In the last post we saw that Jesus came to make it possible to do good works and thus inherit eternal life.
This is not all Jesus came to do. God’s plan turns out to be much, much greater than just delivering us from the slavery to sin that we read about in Romans 3, Romans 7, and Ephesians 2:1-3. We have seen, though, that delivering us from the power of sin so that we can do good works is at least one major purpose of grace (Tit. 2:11-12), the atonement (Tit. 2:13-14), the new birth (Eph. 2:10), walking in the Spirit (Gal. 6:8-9), and a central purpose of the Scriptures (2 Timothy 3:16-17).
Empowering us for good works was extremely important because it is good works that are rewarded with eternal life (Jn. 5:29; Rom. 2:6; Gal. 6:8-9; 1 Pet. 1:17; Rev. 3:4-5; etc.).
This would have been enough. What a grand thing that a human being could obtain immortality through the gift of eternal life!
What God has done in Christ, however, is far greater than merely empowering us to do good works, even as central as works are to New Testament teaching.
The Riches of Christ
In Ephesians 3:8, Paul says that he is preaching “the unfathomable riches of Christ” to the Gentiles (non-Jews). What do these unfathomable riches include?
We are the children of God.
The apostle John expresses this best:
Behold what manner of love the Father has bestowed on us, that we should be called the children of God! (1 Jn. 3:1)
God has made us his children. How does this actually play out?
The first and most important thing is that God gives us his Holy Spirit. The apostle Paul tells that those who are led by the Spirit of God are the children of God, and that the Spirit bears witness in our spirits that we are his children (Rom. 8:14-16). It is by walking in the Spirit that we fulfill the righteousness of the Law (Rom. 8:4; though we do this apart from the Law–Rom. 3:21), that we do good works (Gal. 6:8-9), that we put to death the deeds of the body (Rom. 8:13), and overcome the lusts of the flesh (Gal. 3:3; 5:16).
Beyond even this, we have unlimited and “bold” access to the throne of grace (Heb. 4:16). There we find mercy, and we find grace (favor) to help us in times of need.
I like to illustrate this with a friend I had many years ago. She was the niece of a South American dictator. As a result, the dictator would favor her with the best his government could provide in the way of wealth, housing, dress … in other words, all the wealth of his government. She turned it down, however, and left the country because she knew that when his government fell, she would fall with it.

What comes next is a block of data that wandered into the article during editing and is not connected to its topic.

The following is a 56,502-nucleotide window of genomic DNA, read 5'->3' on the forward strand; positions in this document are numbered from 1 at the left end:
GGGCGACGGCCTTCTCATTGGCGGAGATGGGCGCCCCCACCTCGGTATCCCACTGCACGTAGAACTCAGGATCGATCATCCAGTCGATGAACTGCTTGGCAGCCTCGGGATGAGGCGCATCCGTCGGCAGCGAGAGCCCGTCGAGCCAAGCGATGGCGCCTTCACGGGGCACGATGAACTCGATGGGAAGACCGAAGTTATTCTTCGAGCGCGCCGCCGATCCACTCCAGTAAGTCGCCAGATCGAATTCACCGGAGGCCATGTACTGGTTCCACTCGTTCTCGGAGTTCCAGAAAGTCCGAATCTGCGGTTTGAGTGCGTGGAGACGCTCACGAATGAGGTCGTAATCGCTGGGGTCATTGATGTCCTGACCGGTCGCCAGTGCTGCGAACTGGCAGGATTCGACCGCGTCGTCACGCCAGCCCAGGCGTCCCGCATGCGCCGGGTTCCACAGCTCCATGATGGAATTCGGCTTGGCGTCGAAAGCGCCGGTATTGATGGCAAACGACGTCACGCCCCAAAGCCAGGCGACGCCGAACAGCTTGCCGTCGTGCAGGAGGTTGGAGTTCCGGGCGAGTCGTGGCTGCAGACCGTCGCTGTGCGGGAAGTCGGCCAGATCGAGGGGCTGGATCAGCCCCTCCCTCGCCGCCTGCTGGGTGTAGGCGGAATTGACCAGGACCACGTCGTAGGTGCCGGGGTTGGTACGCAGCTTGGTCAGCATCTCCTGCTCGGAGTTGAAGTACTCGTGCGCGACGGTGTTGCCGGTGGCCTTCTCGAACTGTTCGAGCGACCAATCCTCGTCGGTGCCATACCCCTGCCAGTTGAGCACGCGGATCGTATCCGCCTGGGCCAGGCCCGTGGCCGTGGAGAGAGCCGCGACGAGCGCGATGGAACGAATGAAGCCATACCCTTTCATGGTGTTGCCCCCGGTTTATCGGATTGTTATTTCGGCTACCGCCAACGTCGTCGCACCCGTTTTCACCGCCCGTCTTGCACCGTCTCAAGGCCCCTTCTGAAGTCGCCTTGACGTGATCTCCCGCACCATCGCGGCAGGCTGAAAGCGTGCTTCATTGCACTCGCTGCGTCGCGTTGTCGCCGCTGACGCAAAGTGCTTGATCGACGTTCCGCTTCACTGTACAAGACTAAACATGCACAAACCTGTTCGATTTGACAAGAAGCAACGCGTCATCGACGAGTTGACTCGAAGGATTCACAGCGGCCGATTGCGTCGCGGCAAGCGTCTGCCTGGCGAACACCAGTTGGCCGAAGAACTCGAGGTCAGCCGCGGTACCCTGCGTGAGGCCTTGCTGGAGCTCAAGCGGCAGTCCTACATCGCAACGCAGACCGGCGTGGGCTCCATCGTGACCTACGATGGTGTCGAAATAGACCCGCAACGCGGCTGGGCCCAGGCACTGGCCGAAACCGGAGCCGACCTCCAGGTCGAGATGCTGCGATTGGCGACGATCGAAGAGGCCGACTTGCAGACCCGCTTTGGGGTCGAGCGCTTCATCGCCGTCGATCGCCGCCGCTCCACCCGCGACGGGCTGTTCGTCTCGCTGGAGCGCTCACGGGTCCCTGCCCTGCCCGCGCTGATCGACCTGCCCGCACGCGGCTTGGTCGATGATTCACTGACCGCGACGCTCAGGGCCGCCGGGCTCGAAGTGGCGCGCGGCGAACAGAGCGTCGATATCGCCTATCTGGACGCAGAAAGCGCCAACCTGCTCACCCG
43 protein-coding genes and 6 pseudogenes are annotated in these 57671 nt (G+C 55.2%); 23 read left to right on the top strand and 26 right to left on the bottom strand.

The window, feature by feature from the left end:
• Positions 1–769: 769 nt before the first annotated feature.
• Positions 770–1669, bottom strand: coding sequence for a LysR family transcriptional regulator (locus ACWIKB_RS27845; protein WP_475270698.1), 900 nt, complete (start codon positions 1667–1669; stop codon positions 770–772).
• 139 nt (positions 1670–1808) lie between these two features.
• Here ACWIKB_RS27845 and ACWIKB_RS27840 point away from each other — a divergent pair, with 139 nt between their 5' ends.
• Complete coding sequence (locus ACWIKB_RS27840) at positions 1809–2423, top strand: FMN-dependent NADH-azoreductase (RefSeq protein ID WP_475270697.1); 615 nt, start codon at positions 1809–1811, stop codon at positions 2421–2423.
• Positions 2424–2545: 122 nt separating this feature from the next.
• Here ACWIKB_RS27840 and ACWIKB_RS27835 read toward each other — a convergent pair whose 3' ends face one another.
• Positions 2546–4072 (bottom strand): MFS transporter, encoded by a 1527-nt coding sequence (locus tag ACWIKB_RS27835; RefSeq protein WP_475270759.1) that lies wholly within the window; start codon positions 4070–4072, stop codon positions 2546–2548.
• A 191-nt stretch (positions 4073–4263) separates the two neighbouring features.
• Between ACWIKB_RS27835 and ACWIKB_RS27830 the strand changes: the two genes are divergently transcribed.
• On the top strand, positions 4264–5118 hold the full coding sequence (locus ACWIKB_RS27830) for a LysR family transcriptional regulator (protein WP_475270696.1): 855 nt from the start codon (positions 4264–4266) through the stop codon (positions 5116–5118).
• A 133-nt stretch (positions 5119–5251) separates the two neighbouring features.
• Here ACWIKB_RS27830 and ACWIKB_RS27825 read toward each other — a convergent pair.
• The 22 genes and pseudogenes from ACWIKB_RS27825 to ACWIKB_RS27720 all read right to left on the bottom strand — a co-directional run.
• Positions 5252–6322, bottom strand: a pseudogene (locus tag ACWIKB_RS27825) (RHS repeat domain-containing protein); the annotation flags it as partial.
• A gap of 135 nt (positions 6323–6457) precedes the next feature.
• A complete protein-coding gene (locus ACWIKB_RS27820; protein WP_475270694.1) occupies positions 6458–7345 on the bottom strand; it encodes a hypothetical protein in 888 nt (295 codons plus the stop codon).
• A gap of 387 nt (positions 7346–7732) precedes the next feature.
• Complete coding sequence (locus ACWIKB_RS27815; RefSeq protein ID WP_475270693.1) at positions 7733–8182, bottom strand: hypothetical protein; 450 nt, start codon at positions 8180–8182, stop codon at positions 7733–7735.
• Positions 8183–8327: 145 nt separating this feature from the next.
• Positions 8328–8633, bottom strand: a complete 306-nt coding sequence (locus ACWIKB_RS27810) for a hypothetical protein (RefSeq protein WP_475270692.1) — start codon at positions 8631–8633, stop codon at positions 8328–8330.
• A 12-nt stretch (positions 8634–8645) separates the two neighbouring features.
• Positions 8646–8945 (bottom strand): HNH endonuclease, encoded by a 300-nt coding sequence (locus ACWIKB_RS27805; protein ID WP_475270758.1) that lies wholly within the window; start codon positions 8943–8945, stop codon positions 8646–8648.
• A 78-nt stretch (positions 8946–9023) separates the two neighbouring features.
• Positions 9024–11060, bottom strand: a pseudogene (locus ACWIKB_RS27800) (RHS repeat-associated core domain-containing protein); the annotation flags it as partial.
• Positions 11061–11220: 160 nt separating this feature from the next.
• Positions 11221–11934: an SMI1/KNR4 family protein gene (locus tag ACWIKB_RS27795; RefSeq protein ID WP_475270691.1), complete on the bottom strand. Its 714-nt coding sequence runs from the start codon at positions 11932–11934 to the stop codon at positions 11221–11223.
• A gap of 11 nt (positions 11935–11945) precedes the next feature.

God is not like my friend’s uncle. His Kingdom is everlasting. And from his government we receive “every spiritual blessing in the heavenlies in Christ” (Eph. 1:3); in fact, everything we might need for life and godliness (2 Pet. 1:3).
In that same chapter, the apostle Paul prays that our eyes may be opened so that we can see “the riches of the glory of his inheritance in the saints” and “the exceptional greatness of his power to us who believe” (vv. 18-19). The power is the same power that raised Jesus from the dead (v. 20), and the riches of God’s inheritance is described by Paul as so great as to eclipse our present sufferings, not even worthy to be compared to them (Rom. 8:18).
One day we will be raised from the dead and receive new bodies in an event so glorious that the whole creation is waiting breathlessly for that day (Rom. 8:21-23). Until then, he has predestined us to become just like Jesus (Rom. 8:29; 1 Jn. 3:2); he is standing by us so that no one can lay a charge against us or condemn us (Rom. 8:32-34); even tribulation, distress, persecution, famine, nakedness, peril, or sword will not be able to separate us from the love of Christ; and in fact, we will more than overcome these things (Rom. 8:35-37).
There is even more!
The way of righteousness that the Holy Spirit puts us on includes complete deliverance from “the corruption that is in the world through lust” (2 Pet. 1:4; 2:20), so much so that we become partakers of his divine nature (2 Pet 1:4).
We are made a part of his people, which provides protection from confusion and the trickery of men (Eph. 4:11-16; 1 Jn. 2:26-27), and joins us like an arm to a body to an everlasting family based in love (1 Cor. 12-13). Those same two chapters let us know that we are empowered with spiritual gifts that we can share together to build the whole family together into the fullness of Jesus Christ (Eph. 4:11-16; 1 Pet. 4:10-11).
Despite all this empowering to do good, he still promises to show us mercy when we stumble or fall (1 Jn. 1:7-2:2), and we become those to whom the Lord will not impute sin (Rom. 4:1-8). On top of this is a promise of continual growth as we follow him (Php. 1:6).
God’s salvation is rich and full. It is a salvation not just of mercy, but of divine favor that transforms and delivers. It even produces an amazing union with God that allows us to be his children in a real way, becoming partakers of his divine nature.
The plan now is to tell you how to obtain these great and precious promises, which means we will cover the Gospel of Christ and how to respond to that Gospel. After that, I will show you a passage of Scripture that describes this foundational description of Christianity in just nine verses!